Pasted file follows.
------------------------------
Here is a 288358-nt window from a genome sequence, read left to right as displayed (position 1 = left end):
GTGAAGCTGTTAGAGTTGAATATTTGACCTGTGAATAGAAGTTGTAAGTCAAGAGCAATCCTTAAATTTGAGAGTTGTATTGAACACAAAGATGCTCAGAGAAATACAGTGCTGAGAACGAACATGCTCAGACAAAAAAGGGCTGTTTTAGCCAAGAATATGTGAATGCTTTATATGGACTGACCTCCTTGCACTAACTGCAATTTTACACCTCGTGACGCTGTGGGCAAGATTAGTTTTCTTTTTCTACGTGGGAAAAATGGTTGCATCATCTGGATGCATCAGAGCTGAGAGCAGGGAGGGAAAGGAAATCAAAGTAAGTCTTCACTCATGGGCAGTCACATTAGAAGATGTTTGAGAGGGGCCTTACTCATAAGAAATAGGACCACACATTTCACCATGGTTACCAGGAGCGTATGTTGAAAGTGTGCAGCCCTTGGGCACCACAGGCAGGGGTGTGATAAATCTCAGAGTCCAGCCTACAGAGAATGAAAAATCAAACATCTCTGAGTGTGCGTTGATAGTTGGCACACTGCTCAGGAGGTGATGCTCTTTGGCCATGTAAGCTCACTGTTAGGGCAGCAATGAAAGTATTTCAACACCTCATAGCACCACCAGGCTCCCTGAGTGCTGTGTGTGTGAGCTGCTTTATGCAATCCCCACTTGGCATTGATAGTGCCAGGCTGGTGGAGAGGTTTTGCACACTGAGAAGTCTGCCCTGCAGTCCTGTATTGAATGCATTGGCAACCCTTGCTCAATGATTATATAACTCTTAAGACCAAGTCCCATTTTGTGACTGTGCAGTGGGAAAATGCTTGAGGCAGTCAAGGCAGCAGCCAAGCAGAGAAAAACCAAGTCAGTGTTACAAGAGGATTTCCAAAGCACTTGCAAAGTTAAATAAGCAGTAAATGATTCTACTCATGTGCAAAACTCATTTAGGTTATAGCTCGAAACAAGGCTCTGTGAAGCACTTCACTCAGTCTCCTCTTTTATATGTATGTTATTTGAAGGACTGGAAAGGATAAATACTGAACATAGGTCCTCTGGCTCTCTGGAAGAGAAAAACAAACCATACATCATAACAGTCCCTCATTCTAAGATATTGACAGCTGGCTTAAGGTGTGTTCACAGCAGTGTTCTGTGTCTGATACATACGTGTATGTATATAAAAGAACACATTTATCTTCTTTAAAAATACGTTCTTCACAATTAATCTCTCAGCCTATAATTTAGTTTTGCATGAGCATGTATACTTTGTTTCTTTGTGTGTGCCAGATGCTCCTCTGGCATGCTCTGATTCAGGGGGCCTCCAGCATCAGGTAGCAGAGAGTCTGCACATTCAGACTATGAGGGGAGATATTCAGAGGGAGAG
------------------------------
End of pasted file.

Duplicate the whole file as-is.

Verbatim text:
Here is a 288358-nt window from a genome sequence, read left to right as displayed (position 1 = left end):
GTGAAGCTGTTAGAGTTGAATATTTGACCTGTGAATAGAAGTTGTAAGTCAAGAGCAATCCTTAAATTTGAGAGTTGTATTGAACACAAAGATGCTCAGAGAAATACAGTGCTGAGAACGAACATGCTCAGACAAAAAAGGGCTGTTTTAGCCAAGAATATGTGAATGCTTTATATGGACTGACCTCCTTGCACTAACTGCAATTTTACACCTCGTGACGCTGTGGGCAAGATTAGTTTTCTTTTTCTACGTGGGAAAAATGGTTGCATCATCTGGATGCATCAGAGCTGAGAGCAGGGAGGGAAAGGAAATCAAAGTAAGTCTTCACTCATGGGCAGTCACATTAGAAGATGTTTGAGAGGGGCCTTACTCATAAGAAATAGGACCACACATTTCACCATGGTTACCAGGAGCGTATGTTGAAAGTGTGCAGCCCTTGGGCACCACAGGCAGGGGTGTGATAAATCTCAGAGTCCAGCCTACAGAGAATGAAAAATCAAACATCTCTGAGTGTGCGTTGATAGTTGGCACACTGCTCAGGAGGTGATGCTCTTTGGCCATGTAAGCTCACTGTTAGGGCAGCAATGAAAGTATTTCAACACCTCATAGCACCACCAGGCTCCCTGAGTGCTGTGTGTGTGAGCTGCTTTATGCAATCCCCACTTGGCATTGATAGTGCCAGGCTGGTGGAGAGGTTTTGCACACTGAGAAGTCTGCCCTGCAGTCCTGTATTGAATGCATTGGCAACCCTTGCTCAATGATTATATAACTCTTAAGACCAAGTCCCATTTTGTGACTGTGCAGTGGGAAAATGCTTGAGGCAGTCAAGGCAGCAGCCAAGCAGAGAAAAACCAAGTCAGTGTTACAAGAGGATTTCCAAAGCACTTGCAAAGTTAAATAAGCAGTAAATGATTCTACTCATGTGCAAAACTCATTTAGGTTATAGCTCGAAACAAGGCTCTGTGAAGCACTTCACTCAGTCTCCTCTTTTATATGTATGTTATTTGAAGGACTGGAAAGGATAAATACTGAACATAGGTCCTCTGGCTCTCTGGAAGAGAAAAACAAACCATACATCATAACAGTCCCTCATTCTAAGATATTGACAGCTGGCTTAAGGTGTGTTCACAGCAGTGTTCTGTGTCTGATACATACGTGTATGTATATAAAAGAACACATTTATCTTCTTTAAAAATACGTTCTTCACAATTAATCTCTCAGCCTATAATTTAGTTTTGCATGAGCATGTATACTTTGTTTCTTTGTGTGTGCCAGATGCTCCTCTGGCATGCTCTGATTCAGGGGGCCTCCAGCATCAGGTAGCAGAGAGTCTGCACATTCAGACTATGAGGGGAGATATTCAGAGGGAGAG